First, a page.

The concept is good, and for marginal-but-almost-hardy trees I think it will help a lot and open possibilities for regular good fruit rather than occaisonal fruit. One observation I have made might help. I can grow bananas here, but they are very marginal. Banana plants are essentially a rhizome with an aerial pseudostem, so I wanted to see if warming the rhizome would help the fruit quality. I heated the soil to different degrees, mild soil heating helped a lot, but as the differential increased the growth results became dramatic. At 20C soil temperature in mid winter (when soil would be around 10C normally) the banana plants collapsed dramatically on one cold night (air temp around 4C), but at a temperature where unheated bananas alongside suffered no damage at all. It looked like the plants had been hit with a flame thrower. What I take from this is that in an extreme cold event if the plant is 'unnaturally' kept in active growth when it would normally be (semi-)dormant the damage will likely be significantly increased.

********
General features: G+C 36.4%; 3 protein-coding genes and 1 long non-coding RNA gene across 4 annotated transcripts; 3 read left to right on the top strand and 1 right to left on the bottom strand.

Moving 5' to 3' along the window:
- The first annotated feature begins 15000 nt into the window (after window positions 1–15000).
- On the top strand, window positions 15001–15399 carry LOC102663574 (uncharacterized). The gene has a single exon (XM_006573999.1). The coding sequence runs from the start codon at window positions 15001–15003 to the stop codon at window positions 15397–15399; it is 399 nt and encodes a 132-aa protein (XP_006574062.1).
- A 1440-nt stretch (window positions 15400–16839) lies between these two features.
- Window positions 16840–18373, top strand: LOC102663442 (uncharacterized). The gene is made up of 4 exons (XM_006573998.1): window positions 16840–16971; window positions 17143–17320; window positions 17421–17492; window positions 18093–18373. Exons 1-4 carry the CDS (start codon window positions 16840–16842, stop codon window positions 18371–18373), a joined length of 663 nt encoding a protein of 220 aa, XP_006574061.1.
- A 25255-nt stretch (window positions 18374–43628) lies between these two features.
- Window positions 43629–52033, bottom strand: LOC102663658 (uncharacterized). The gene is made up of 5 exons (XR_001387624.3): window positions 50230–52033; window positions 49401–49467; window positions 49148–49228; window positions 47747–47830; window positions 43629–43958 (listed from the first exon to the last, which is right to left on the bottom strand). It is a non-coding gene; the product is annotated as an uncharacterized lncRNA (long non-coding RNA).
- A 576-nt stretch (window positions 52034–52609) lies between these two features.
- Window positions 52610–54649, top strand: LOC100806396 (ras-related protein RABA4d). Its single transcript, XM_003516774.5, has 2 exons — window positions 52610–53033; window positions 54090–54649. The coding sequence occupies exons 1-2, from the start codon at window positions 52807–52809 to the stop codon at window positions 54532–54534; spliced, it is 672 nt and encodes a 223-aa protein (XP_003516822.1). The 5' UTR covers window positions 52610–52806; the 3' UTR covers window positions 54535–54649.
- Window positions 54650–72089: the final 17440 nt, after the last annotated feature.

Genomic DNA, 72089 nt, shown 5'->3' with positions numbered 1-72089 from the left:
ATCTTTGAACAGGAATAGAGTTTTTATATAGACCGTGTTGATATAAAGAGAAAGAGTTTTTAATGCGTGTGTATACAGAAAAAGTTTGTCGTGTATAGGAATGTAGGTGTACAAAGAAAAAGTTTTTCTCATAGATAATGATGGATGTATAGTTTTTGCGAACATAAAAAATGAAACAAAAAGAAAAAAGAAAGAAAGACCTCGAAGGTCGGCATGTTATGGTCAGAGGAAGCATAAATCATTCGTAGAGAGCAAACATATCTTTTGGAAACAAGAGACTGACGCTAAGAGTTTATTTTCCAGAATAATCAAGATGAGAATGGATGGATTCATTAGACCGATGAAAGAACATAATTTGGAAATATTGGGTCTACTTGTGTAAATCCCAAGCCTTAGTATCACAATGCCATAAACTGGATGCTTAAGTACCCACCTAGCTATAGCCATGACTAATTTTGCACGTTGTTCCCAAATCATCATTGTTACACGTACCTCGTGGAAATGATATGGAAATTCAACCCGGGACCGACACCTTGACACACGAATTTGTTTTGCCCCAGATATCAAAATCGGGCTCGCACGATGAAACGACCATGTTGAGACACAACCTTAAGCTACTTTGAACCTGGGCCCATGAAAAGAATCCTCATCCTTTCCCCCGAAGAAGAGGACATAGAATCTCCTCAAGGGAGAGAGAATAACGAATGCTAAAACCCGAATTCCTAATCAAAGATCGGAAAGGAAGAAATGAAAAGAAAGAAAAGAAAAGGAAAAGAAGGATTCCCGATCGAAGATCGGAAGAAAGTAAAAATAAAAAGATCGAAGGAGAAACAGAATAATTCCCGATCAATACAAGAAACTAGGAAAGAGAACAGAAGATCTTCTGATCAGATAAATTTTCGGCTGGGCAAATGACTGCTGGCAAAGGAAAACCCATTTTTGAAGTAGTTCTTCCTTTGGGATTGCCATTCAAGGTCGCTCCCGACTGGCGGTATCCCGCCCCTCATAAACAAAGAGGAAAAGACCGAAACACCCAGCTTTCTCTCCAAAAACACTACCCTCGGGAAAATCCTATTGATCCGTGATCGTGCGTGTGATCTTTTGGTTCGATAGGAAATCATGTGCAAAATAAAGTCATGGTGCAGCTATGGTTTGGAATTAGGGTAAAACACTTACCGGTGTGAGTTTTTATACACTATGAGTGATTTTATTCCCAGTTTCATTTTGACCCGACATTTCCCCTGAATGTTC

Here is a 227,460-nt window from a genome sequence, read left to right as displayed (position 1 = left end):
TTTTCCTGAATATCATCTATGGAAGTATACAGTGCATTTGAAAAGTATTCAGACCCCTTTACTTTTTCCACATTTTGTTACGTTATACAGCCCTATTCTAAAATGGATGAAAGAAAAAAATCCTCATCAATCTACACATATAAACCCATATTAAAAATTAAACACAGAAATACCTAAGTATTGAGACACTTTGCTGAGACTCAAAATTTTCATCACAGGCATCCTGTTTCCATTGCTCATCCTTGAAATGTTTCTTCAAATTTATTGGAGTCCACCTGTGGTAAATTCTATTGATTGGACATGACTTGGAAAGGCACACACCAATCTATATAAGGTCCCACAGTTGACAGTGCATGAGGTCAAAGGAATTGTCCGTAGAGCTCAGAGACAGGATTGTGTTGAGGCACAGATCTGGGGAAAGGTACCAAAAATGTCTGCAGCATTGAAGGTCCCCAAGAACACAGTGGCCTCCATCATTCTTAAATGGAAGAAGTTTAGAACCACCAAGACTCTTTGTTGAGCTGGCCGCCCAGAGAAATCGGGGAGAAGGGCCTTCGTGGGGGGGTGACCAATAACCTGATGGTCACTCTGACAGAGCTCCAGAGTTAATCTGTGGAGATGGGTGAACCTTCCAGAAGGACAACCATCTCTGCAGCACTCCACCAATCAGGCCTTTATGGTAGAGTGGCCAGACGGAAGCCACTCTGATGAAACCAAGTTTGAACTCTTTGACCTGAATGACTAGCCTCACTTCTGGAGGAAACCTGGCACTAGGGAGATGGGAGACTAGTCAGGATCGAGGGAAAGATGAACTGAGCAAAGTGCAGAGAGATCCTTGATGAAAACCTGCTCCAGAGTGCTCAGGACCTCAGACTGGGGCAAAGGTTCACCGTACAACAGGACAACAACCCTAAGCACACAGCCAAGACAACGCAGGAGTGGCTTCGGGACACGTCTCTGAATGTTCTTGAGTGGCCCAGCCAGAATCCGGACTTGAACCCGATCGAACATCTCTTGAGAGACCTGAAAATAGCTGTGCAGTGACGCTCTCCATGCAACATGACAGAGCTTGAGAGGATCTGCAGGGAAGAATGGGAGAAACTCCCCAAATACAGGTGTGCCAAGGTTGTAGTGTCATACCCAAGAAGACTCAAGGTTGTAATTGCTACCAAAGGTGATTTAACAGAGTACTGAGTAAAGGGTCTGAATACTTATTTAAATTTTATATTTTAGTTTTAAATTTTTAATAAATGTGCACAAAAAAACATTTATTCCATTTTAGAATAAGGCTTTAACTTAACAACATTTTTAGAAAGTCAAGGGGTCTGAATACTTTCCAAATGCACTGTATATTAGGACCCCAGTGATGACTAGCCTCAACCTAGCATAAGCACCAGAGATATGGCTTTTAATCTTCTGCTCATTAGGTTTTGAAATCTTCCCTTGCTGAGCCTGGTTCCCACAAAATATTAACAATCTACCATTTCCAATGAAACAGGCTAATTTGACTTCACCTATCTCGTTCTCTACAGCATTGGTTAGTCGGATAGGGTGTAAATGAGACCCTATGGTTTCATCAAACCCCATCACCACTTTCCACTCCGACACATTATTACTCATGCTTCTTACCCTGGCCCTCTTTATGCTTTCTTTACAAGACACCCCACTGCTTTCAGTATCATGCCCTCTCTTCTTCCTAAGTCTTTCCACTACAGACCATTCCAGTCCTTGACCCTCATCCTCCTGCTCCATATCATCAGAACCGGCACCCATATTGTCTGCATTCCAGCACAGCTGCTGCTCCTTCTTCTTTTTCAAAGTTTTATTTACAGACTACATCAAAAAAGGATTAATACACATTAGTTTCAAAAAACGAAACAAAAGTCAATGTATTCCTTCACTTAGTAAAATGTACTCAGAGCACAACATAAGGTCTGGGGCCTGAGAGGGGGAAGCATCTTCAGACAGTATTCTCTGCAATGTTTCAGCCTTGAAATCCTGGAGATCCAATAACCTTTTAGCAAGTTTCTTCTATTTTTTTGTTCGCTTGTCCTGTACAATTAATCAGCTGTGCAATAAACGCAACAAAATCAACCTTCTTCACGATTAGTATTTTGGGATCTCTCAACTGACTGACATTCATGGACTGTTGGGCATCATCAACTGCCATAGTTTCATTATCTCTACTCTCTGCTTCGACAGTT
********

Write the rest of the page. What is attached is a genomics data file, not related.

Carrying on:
A few questions / comments.
Does the container have to be closed on the bottom? I would think you would want to connect back to the ambient earth and maybe insulate down the sides a bit to reduce lost heat. Also i prefer to have natural drainage / somewhere for the roots to go...trees tend to have large root systems. Are you saying that the raised / insulated container could be straw or that the back filled north side would be straw?
I really like the idea of the passive solar water heater panel providing additional solar gain and radiating into the area to create micro-climate...I think that would work wonderfully. I worry about the trunk being wrapped with a heat exchanger. For a single tree where someone has a lot of time to mess with it, I don't see a problem, however I worry about it being left on too late and damaging the trunk of the tree (just like all those "trunk protectors"). Honestly I think if you kept the heat under the mulch and prevented the roots from freezing that you could easily extend your USDA Hardiness zone by 1-2 zones.